My Turn

Mac Nostalgia: Why Apple Should Introduce a Modern Pismo and SE/30

- 2006.06.14

My Turn is Low End Mac's column for reader-submitted articles. It's your turn to share your thoughts on all things Mac (or iPhone, iPod, etc.) and write for the Mac web. Email your submission to Dan Knight .

I wrote an article for My Turn a couple weeks ago, MacTablet, MacBook mini, and MacDock: Resurrecting the Dockable 'Book, about Apple bringing back the Duo concept in a dockable Tablet computer. I was surprised both to see it make it to the site and at the feedback I received from others who said they'd also love a Tablet Mac.

Imaginary products like the Tablet Mac are usually found only on fan sites.

Anyway, all of that got me thinking of other products from the past I'd like to see updated.

It's a Retro World

Have you noticed lately that car companies are bringing back their most successful designs of the past and updating them? The new Mini Cooper, the new VW Beetle, the PT Cruiser, etc.

Wouldn't it be great to see Apple bring back limited edition versions of their best designs over the last 30 years?

I recently decided to sell off my large collection of Macs and keep only my absolute favorites. I live in NYC, and my apartment, quite frankly, was starting to frighten people. I don't have a couch anymore, but I did have 26 working Macs spread out in every room.

When I started collecting, I actually used all the machines I had. I was the poster child for low-end Macs. I had a Color Classic for email, and an iMac for use as a DVD player. I had a PowerBook 3400 serving as an iTunes jukebox in the kitchen for when I was cooking and doing dishes.

But once they started adding up, I wasn't able to actually use them all anymore. I'd buy them, restore them, and then they'd just stayed there stacked on top of each other.

What are some of the machines I kept?

The answer to that is also the answer to what Macs I would like to see Apple remake as collector's editions.

PowerBook G3The PowerBook G3 Pismo

The PowerBook G3 "Pismo" was the best PowerBook ever. I think if there was a poll taken from Macheads worldwide for the best PowerBook, the majority would second my nomination.

There's little that can be said about the merits of the Pismo that hasn't been said a thousand times before. It's sleek. It's light. It's drive bays allow an absurdly diverse amount of hot-swappable expansion goodness. The keyboard is dynamite. Even today you can bring it up to 550 MHz G4 and SuperDrive status if you're willing and able to spend the cash.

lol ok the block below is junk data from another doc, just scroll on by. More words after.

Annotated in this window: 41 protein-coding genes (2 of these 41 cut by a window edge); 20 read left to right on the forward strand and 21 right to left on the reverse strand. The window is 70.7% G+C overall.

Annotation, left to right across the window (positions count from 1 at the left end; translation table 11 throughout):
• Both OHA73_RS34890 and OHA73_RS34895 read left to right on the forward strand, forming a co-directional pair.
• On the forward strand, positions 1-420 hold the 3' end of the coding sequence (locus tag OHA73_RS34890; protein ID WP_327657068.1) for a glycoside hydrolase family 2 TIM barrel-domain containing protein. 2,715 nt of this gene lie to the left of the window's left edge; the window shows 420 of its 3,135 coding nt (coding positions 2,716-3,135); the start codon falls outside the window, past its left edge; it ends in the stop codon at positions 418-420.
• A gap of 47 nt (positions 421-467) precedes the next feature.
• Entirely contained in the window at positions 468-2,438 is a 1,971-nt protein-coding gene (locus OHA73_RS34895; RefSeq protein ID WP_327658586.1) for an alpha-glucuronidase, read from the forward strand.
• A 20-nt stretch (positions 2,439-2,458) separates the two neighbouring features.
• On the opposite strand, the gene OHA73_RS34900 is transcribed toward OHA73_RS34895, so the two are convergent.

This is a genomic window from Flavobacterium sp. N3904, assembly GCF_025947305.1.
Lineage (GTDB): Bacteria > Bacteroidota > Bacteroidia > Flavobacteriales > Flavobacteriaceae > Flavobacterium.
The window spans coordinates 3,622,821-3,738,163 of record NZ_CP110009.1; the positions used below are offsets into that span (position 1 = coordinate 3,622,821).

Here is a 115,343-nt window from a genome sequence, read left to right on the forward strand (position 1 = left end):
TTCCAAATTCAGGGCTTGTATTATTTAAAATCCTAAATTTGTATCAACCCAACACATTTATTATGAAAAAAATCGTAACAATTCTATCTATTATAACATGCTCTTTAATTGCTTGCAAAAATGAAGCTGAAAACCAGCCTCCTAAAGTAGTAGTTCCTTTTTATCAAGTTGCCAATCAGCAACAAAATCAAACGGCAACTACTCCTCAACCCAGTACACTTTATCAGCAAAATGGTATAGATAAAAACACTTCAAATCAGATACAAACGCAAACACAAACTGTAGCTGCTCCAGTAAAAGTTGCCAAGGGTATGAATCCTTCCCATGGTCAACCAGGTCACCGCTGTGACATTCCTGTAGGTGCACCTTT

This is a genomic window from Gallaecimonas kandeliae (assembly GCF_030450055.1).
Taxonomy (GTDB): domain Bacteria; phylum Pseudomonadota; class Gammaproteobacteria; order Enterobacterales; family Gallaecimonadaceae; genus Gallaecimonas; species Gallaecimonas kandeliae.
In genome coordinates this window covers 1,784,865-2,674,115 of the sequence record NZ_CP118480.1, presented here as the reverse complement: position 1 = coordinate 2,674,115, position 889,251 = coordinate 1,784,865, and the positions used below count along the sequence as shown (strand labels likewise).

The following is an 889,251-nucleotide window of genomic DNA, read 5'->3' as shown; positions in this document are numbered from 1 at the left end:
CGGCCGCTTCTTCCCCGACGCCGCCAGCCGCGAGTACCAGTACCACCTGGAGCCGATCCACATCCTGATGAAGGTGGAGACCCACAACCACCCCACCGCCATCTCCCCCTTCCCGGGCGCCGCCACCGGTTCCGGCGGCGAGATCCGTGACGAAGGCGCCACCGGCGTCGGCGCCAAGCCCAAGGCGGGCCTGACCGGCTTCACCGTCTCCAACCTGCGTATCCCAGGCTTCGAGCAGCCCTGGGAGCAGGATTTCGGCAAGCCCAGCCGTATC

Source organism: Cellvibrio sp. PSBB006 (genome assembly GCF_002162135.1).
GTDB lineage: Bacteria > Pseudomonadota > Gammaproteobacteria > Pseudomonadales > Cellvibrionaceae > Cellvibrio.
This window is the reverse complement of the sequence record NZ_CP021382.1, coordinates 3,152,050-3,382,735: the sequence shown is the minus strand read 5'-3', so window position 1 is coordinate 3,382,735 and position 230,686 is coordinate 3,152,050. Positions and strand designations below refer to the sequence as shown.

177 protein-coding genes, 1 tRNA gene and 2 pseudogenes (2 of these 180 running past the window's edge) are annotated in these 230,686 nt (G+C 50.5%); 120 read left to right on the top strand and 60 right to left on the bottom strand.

MacBookThe current black MacBook is almost a Pismo flashback, but not quite. What it does prove is that people are willing to pay a heavy premium for style - 200 extra bucks only getting you a little more hard drive space. You're paying for the black, plain and simple.

Imagine an Intel-powered Core Duo Pismo Nuevo with stronger hinges than its predecessor, drive bays, an ExpressCard slot, and a modern LCD.

Just like the new Mini Coopers, there wouldn't be much you'd need to change in a remake of the Pismo. It was perfect then, and it'd be perfect now with some modern muscle.

Macintosh SE/30The SE/30

In its time to put all the power of a desktop into a tiny all-in-one computer.

Today's iMac holds its own in many respects for everyday tasks compared to the Power Mac (and the Mac Pro will no doubt follow suit in that department), but it's a big sucker. The form factor of the original compact Macs is iconic at this point; mythical even to an entire generation of users.

With an update, Apple could jam pack a workhorse in that cubic form while using a small, crisp LCD instead of a CRT. You could fit about four Mac minis in an SE case. A small compact like that would be practical for dorm use - or as a powerful server that had the benefit of its own small screen, like the original SE/30.

But most of all you'd have a lot of nostalgic people who grew up with the compacts who would love to trade some of their disposable income for a flashback Mac like that.

Mac Style

Apple has been so concerned with style from the beginning that virtually any Mac made could be updated like a classic car.

Most of the designs coming out today are instant classics. All three iMac lines, for example, regardless of how well their "lifesaver colors" or "Barbie make-up mirror" designs hold up to today's tastes, are still iconic and invoke a lot of nostalgia for the era in which they were produced.

Not to beat a dead horse about the overexposed iPod, but what other piece of technology could possibly be more ingrained into the collection unconscious? Someone says "remember the 60s?", and just about everyone thinks of Woodstock, love-ins, The Beatles, etc. Fifty years from now the same short list of "remember the turn of the millennium?" items will no doubt include the little white music player.

Some designs become so popular and distinctive that they develop a life of their own. Long after they've ceased production, they are immortalized in our culture.

The VW Beetle was always there waiting to be made again. And everybody wanted one when Volkswagen started making them in their updated form.

In another couple years every television show ever made will have been adapted into a movie.

We are obviously a culture drunk on nostalgic. Isn't it time Apple brewed up a fresh pot of something old for us?

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